WHAT IS REPENTANCE?
St. John the Baptist had come before Theophany, the day on which Christ manifested Himself to the world, and the key message of his sermon was the following: “Repent!” When Crist came, He repeated the same: “Repent!” How correctly and deeply do we understand this word? After all, if we don’t get the point of it, our acts will be wrong and fruitless. What is the essence of the word “repent”? Does it mean that we should admit, be sorry and cry over our sins? Everything I’ve mentioned Judas also had. Did he see his sin? Yes, he did. Was he sorry about it? Yes, he was. Did he cry over it? Yes, he did. Nevertheless, nothing changed him. Repentance comprises all those things. But something is missing. Something that Judas missed, but St. Peter had? Admit your sin, repent sincerely, feel sorry about and even cry over it, and then put up with it and accept yourself (as you are). Can proud people see their imperfection? Yes, they can. Can they admit it? Yes, they can. Can they cry over it? Yes, they can. But repentance hurts proud people, their heart burns. They can’t admit it and bear the ugly, shameful, horrible truth about themselves. They are tortured by severest pain so much that it is easier for them to commit suicide, like Judas, rather then keep bearing this horrible truth about themselves. While humility relieves from that pain.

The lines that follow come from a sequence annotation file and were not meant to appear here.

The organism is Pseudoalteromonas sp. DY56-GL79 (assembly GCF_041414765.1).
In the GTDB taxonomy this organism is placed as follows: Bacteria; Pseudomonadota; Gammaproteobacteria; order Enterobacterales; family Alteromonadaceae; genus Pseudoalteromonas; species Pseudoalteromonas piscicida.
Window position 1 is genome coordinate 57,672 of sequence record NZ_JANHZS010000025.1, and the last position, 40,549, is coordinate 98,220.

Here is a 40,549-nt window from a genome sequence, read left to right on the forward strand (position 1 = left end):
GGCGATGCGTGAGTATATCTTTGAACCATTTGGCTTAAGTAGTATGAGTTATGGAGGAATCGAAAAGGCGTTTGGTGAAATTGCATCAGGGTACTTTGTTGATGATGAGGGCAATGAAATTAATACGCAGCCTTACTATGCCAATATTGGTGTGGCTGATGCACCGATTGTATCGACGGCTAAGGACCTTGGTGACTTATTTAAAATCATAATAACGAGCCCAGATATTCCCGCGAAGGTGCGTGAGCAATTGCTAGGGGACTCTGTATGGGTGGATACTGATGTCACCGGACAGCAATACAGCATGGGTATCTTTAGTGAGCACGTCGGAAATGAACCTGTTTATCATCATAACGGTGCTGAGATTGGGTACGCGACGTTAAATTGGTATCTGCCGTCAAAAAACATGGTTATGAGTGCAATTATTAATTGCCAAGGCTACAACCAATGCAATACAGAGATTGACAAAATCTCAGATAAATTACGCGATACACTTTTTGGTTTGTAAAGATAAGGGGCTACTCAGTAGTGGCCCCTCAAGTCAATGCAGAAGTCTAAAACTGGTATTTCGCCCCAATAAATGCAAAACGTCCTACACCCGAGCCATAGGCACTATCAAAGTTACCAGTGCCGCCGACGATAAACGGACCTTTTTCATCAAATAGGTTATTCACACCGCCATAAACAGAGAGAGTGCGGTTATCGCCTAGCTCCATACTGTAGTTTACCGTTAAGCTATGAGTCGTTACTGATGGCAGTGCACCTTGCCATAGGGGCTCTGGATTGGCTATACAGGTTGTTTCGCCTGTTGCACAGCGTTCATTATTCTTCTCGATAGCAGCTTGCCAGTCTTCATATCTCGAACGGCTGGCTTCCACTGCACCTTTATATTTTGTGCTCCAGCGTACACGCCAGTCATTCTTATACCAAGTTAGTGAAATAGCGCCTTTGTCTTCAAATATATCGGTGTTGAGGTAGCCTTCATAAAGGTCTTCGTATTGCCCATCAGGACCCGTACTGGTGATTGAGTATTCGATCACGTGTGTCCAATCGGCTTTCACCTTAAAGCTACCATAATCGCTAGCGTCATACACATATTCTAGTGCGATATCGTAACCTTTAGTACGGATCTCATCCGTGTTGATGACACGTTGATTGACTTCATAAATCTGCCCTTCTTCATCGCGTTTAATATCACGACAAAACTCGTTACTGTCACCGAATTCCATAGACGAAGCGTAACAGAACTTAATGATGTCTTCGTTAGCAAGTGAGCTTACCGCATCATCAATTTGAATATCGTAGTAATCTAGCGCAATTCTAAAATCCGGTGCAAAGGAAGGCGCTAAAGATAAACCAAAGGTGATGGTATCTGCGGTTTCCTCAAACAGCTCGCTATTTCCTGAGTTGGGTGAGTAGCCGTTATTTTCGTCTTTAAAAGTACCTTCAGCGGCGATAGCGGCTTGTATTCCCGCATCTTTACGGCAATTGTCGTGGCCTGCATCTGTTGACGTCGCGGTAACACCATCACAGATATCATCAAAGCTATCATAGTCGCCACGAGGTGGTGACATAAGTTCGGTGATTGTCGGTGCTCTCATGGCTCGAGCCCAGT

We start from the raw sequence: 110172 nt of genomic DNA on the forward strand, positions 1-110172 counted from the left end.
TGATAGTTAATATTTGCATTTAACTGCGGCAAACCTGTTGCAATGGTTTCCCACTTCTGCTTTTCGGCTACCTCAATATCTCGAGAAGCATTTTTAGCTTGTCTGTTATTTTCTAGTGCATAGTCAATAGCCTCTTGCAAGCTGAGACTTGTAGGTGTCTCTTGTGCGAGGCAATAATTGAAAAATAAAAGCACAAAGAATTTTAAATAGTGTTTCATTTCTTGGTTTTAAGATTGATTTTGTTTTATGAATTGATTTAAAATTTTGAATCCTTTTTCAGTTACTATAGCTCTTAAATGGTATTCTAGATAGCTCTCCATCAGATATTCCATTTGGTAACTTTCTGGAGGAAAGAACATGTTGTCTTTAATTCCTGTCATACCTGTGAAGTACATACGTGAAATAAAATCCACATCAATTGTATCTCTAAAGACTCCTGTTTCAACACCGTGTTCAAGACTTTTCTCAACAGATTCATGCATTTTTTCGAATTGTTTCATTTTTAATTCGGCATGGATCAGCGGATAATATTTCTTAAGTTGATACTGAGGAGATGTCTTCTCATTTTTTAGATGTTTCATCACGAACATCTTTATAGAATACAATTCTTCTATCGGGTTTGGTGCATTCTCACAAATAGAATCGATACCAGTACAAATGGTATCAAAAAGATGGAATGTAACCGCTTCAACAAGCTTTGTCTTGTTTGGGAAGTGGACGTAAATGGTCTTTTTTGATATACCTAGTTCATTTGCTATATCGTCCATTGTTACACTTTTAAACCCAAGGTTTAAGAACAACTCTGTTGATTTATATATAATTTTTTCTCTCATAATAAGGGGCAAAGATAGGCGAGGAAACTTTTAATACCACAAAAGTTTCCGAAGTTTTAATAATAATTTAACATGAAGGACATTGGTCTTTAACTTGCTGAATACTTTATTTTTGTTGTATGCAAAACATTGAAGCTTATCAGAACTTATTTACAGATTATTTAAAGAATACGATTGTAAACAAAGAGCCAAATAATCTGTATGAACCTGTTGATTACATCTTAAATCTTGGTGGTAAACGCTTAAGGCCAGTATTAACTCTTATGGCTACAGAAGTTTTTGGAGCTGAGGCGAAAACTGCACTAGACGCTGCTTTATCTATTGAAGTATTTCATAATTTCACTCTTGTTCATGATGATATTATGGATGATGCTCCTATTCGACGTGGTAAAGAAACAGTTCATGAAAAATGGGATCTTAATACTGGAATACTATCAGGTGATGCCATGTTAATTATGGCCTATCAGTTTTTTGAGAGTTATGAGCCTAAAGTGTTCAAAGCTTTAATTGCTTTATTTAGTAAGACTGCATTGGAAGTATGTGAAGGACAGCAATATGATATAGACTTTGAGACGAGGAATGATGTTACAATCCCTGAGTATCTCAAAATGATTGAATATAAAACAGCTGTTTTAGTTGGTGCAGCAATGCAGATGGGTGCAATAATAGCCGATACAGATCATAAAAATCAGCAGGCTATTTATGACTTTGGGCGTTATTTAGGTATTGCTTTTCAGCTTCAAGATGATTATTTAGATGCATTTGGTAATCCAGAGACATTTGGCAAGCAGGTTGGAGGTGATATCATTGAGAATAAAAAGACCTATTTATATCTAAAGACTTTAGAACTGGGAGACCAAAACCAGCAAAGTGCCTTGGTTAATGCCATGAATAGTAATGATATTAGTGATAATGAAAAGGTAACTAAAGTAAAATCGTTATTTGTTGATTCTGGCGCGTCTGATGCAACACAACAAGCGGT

The beginning of repentance is to see, admit and cry. But repentance must be finished: you need to put up with yourself, accepting the horrible truth about being worthless, dirty and shameless. Who can encompass it, then? I was brought low, and He saved me. [Ps, 114:5] The grace of God can help. Please, do not confuse, I don’t mean that you should understand humility as an agreement to sin. No, I don’t agree with the sin, I only agree that I’m rotten and stop fighting myself. I stop proving to myself and the others that I’m not like that. The fighting is stopped and the pain is relieved. I put up with it, I accepted it, yes, that’s the way I am. At that moment peace comes. And after humility comes healing grace. Above all, it soothes a desperate heart with hope that nothing is lost and it is still possible to amend everything, even for you. After that, in place of pain here comes silence, peace, goodness and joy. When Our Lord says: “I did not come to bring peace, but a sword” [Mt. 10:34], he means the burden of his words on the sinners. These words are hard to bear and accept without humility. God awards the humble ones with His grace. Some people all their lives long may say that is the way they are. There are rascals who keep saying: “I am what I am, and I won’t change”. This is not what we call repentance.